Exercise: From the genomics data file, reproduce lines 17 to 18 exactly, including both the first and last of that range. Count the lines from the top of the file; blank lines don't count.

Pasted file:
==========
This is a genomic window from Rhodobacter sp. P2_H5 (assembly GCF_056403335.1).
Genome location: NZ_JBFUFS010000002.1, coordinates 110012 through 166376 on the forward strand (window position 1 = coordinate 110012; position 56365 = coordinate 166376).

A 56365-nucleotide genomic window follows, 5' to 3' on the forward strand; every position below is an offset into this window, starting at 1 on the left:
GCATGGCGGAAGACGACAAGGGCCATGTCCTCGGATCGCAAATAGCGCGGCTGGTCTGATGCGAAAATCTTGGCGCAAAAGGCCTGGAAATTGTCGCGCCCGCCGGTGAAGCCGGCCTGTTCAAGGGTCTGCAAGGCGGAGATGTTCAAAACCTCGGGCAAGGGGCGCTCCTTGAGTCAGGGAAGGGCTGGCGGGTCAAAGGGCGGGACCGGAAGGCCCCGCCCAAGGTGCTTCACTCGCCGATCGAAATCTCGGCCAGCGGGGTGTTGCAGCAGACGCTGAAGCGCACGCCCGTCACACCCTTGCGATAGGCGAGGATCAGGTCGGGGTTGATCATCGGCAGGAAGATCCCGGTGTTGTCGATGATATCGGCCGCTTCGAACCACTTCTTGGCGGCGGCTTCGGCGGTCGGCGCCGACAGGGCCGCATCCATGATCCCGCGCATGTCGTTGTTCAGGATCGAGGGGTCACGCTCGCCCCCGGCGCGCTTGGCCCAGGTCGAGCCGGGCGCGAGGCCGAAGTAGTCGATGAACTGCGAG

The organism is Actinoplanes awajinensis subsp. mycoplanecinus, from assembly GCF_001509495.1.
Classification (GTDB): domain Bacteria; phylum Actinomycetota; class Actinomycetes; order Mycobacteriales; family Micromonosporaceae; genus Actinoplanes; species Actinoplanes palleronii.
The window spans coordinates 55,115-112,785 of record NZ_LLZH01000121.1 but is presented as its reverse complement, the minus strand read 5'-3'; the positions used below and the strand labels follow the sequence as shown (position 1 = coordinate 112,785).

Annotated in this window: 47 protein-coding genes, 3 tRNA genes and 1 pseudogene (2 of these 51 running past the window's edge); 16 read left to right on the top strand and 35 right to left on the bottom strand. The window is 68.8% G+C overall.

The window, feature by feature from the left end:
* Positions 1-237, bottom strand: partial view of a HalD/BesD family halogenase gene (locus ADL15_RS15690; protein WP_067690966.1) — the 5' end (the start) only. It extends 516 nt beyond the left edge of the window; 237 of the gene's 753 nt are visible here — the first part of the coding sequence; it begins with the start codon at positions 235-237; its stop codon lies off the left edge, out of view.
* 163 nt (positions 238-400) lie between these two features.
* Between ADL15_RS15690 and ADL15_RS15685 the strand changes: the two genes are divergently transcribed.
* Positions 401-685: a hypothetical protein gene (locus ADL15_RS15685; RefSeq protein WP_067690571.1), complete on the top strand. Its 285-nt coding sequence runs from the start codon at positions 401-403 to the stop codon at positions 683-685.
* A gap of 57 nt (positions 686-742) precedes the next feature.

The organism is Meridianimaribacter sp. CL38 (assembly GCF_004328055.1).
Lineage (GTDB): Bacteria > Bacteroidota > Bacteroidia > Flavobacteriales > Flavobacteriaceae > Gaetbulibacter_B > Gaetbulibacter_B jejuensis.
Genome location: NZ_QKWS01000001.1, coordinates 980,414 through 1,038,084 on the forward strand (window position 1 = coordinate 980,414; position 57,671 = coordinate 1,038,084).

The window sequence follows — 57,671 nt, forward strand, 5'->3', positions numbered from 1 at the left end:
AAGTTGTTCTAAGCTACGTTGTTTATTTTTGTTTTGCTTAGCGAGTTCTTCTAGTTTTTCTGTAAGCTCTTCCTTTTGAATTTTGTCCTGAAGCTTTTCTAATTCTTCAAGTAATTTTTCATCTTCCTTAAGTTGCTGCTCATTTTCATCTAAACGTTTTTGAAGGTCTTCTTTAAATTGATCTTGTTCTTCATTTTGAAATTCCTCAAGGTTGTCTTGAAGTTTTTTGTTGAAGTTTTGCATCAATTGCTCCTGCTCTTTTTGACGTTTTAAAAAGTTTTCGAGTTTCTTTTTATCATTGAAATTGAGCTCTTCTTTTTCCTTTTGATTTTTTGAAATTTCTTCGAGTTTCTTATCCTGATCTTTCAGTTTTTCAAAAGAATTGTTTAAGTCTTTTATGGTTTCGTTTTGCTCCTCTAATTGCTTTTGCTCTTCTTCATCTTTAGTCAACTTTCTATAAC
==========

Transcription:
Genome location: NZ_QKWS01000001.1, coordinates 980,414 through 1,038,084 on the forward strand (window position 1 = coordinate 980,414; position 57,671 = coordinate 1,038,084).

The window sequence follows — 57,671 nt, forward strand, 5'->3', positions numbered from 1 at the left end: